Baixo Acaraú irrigation project threatens Tremembé indigenous people, Brazil

The expansion of monoculture in Ceará is leading to the expansion of water infrastructure projects such as the Baixo Acaraú irrigation project that threatens the land of indigenous Tremembé.


The Tremembé are an indigenous group who inhabit Brazil’s northwest State of Ceará. In the XVI century, they occupied an area that spanned from what is nowadays the State Para to Ceará. However, today, they can only be found in four coastal municipalities of this last State. Despite having lost most of their land rights in the XIX century, in the past decades they have been strengthening their political organization and struggling for territorial recognition against different economic interests in the region. These interests, who mainly come from agribusiness activities – such as coconut plantations and irrigation projects – and tourism infrastructure, put their already small territory under constant pressure. In the 1980s, a government institution responsible for the implementation of irrigation systems (Departamento Nacional de Obras Contra as Secas, DNOCS) planned to implement the Baixo Acaraú irrigation project, whose main objective was to modernise agriculture and expand the production in the Acaraú Valley. The project covered more than 12,000 ha, including the Tremembé site of Queimadas (Acaraú minucipality). Initially, DNOCS technicians assured the Tremembé they would not be removed from their lands. However, with time, DNOCS started offering economic compensation to the community. Most inhabitants refused to sell land. The Tremembé opposed this solution – which they saw as serving the interests of fruit growing entrepreneurs, mainly coconut plantations. The indigenous community of Queimadas had come from another settlement in the nearby municipality of Itarema in the 1920s due to expropriation by agribusiness ventures. One of the strategies used by DNOCS was trying to buy some families by giving them money. While assuring these families thy wouldn’t have to leave, they were actually trying to prove these families had sold the land. In the end, some families left the area. In the early 2000s the project drastically reduced the Tremembé’s land. The families who stayed initiated a struggle for land recognition. Missão Tremembé, a regional association, was their first ally. They worked as an intermediate between the indigenous group in Queimadas and institutions such as Fundação Nacional do Indio (FUNAI) and the Federal Public Ministry (MPF). The people at Queimadas also received support from other indigenous settlements who, through political mobilisation and counselling, formed a cooperation network strengthening the struggle for land. However, in 2003, a Federal Court ordered the DNOCS to proceed with the irrigation project and to take possession of the areas occupied by indigenous groups. Missão Tremembé, together with other missionary groups, the FUNAI, the MPF and the press alerted for the risk of confrontation between the police and several Tremembé groups who had vowed to block the access for trucks charged with house demolitions. The DNOCS was force to stop the demolitions while, at the same time, FUNAI managed to suspend the project until the studies on the indigenous land were finished. In 2010, the FUNAI initiated a process for recognition of 767 ha of land to the Tremembé of Queimadas. The Ministry of Justice has declared its possession by the indigenous group in 2013. However, the territory is yet to be homologated by the President of the Republic.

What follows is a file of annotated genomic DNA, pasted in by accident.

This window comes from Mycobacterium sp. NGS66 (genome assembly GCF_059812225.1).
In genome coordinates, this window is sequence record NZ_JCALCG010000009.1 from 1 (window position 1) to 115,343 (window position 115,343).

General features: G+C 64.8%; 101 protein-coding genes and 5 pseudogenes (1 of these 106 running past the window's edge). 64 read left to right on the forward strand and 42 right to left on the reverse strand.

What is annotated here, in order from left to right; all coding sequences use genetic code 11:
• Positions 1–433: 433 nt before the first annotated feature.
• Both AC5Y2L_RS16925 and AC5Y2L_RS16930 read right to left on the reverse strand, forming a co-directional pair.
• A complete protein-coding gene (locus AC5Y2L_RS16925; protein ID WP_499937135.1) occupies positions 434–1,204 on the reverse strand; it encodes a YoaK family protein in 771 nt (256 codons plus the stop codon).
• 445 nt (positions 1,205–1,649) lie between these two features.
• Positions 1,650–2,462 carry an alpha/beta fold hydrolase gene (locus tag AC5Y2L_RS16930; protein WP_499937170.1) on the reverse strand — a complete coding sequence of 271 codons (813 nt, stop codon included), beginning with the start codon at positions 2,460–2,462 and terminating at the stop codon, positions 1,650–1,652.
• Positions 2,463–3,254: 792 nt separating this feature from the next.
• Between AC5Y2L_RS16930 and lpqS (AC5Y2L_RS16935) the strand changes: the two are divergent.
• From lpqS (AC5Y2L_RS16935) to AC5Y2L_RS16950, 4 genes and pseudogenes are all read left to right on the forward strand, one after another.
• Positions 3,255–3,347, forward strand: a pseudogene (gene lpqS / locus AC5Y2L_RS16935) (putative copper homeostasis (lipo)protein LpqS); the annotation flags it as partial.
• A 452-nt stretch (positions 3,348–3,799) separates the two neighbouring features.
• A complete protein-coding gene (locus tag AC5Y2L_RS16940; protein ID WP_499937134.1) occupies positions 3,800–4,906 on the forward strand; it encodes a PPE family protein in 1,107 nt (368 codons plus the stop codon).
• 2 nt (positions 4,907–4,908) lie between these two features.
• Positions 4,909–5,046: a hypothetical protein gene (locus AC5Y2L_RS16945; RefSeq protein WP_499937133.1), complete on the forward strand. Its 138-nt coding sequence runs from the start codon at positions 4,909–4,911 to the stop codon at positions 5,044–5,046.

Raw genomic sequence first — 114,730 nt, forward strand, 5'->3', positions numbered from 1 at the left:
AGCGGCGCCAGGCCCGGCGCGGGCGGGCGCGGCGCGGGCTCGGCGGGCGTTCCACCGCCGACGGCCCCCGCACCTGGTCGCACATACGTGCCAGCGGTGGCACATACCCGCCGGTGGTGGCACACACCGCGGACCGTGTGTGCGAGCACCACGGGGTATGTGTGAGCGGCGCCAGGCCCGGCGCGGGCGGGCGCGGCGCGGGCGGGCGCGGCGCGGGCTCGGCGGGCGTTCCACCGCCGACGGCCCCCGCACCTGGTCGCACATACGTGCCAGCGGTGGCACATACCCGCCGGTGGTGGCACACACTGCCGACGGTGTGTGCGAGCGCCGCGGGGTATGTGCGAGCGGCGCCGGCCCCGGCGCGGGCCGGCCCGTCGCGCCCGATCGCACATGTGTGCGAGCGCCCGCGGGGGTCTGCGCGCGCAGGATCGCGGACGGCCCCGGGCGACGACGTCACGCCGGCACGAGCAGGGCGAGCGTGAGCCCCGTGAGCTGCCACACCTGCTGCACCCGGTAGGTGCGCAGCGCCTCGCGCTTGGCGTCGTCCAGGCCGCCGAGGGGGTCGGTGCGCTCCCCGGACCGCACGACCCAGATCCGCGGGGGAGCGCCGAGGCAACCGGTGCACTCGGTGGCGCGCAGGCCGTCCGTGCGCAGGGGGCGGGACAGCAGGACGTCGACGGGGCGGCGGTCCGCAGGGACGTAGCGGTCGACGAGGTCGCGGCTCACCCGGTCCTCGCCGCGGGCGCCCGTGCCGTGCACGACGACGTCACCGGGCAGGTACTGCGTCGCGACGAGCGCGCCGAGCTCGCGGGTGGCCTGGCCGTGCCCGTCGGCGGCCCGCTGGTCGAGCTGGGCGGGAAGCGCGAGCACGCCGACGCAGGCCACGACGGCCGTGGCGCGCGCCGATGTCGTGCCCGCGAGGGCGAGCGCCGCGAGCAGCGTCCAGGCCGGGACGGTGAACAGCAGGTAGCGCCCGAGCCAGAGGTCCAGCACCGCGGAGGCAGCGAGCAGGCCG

Basic Data